The More We See, the Less We Know

No wonder investors are showing signs of concern with more demand for protection against downside risks than appetite for betting on unexpected upside. Worrying news on global risks are top of mind this morning — from China’s faltering Evergrande property giant to rising gas prices in Europe, and the transatlantic rift with France. As new economic data are released, the mystery about where the economy is headed seems to deepen rather than be clarified. Prices and payroll data last week supported the idea of a summer lull in the recovery. Inflation undershot expectations, although still high. Consumer confidence dipped on one measure in the US in August and crept up only slightly according to the University of Michigan release last Friday. But August retail sales data released the previous day showed spending recovering unexpectedly sharply from July, rising by 0.7 percent over the month. Sales have pushed beyond pre-pandemic levels in all major economies, with the strength in the US standing out. Still, markets that for months have brushed off bad news and celebrated the positive have become more worried this month. Growing investor angst about China continues to roil its equity markets. These are uncertain times politically as well as for the global economy. French President Macron’s unprecedented decision to recall his Ambassador from the US (and Australia) was an immediate, angry response to the US negotiating a deal — in secret — to sell its nuclear powered submarines to Australia, thus scuppering a French sale. But the French move — and the US action that triggered it — illustrated a broader tectonic shift in global alliances as the US focus shifts to China, and the desire to shore up strength in the Asia-Pacific. The transatlantic partnership enshrined in NATO is no longer the dominant factor in US foreign policy — even if relations with France are mended soon, as they likely will be at least on the surface.
Observations and takeaways for investors:
Central Banks Under the Microscope

Many hope this week’s Federal Reserve meeting will shine a light on what to expect going forward. The top news will be any remarks on tapering asset purchases. Look for a hint on timing — likely starting at the end of this year — and process — finishing purchases in mid-2022. So far, Fed Chair Jerome Powell has managed to lay out an increasingly solid path for tapering without triggering a 2013-style tantrum. Markets can predict the likely size of the Fed’s balance sheet next summer when this round of asset purchases — or QE — is expected to come to an end. The unwinding of the Fed’s corporate bond holdings announced in June has been proceeding uneventfully.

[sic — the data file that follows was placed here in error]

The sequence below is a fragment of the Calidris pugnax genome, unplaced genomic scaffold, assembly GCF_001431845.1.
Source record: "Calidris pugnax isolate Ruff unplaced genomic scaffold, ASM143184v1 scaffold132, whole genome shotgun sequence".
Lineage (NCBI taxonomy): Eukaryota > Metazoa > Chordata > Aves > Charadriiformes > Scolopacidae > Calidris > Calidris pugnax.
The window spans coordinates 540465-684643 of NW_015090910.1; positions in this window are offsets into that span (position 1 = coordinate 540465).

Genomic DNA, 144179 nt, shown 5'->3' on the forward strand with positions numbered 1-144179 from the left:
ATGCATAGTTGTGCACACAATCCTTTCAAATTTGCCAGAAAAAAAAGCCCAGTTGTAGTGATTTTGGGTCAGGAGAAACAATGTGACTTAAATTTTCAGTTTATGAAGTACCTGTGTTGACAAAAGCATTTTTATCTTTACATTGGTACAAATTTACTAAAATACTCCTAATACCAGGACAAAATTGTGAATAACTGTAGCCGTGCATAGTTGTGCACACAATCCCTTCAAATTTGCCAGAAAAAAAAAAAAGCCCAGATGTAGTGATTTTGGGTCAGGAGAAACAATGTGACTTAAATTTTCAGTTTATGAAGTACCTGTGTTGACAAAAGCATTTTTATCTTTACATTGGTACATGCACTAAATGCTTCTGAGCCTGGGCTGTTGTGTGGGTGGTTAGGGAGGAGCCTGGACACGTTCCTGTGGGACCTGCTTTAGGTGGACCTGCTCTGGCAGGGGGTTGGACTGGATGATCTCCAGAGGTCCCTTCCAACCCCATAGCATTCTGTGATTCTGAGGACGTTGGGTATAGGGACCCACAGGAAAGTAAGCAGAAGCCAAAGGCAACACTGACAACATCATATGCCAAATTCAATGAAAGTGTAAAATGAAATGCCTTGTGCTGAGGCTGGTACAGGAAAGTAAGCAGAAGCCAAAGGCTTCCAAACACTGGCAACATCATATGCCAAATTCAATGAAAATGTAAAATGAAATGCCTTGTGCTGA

Perhaps more important than any move on tapering will be the Fed’s new economic forecasts, in particular the “dot plot” showing where the central bankers see interest rates going over the period ahead. After all, it is today’s low interest rates — and the prospect of “lower for longer” — that have mainly powered inflows into equities. Fixed income markets have offered little to no upside for investors, making it increasingly difficult for even the most risk averse institutional investors to invest with a more traditional 60-40 allocation to stocks and bonds. That, together with the boost to retail investing from pandemic-induced cash savings, have led to record inflows into stocks. 

With US equities at near-record valuations and economic data painting such a mixed picture, the market struggled to regain traction this past week. The S&P 500 and NASDAQ Composite each declined by half a percent and have had losses of 2 percent and 1.4 percent, respectively, month-to-date. Energy sector stocks performed well last week on the back of stronger oil prices, but most other sectors were down. Weakness was most pronounced in sectors including materials, utilities and industrials where the rapid surge in natural gas prices threatens profit margins.

Europe’s severe natural gas shortage poses a major threat and the Euro Stoxx 50 shed 1.2 percent last week and is down 1.8 percent for the month. Higher energy prices, feeding into the higher electricity prices that no consumer likes, are troubling European politicians and adding pressure for completion of the controversial Nord Stream 2 pipeline from Russia. One reason for the surge in prices shows how difficult it will be to wean the world off fossil fuels: a lack of wind in the North Sea. Renewable and clean energy — whether wind or solar — cannot yet provide assured continuity or security of supply. Of course, the climate change that we are already seeing — with extraordinary floods and heat waves in Europe and the US — poses its own immediate challenge to energy supply with downed power lines and flooded power stations.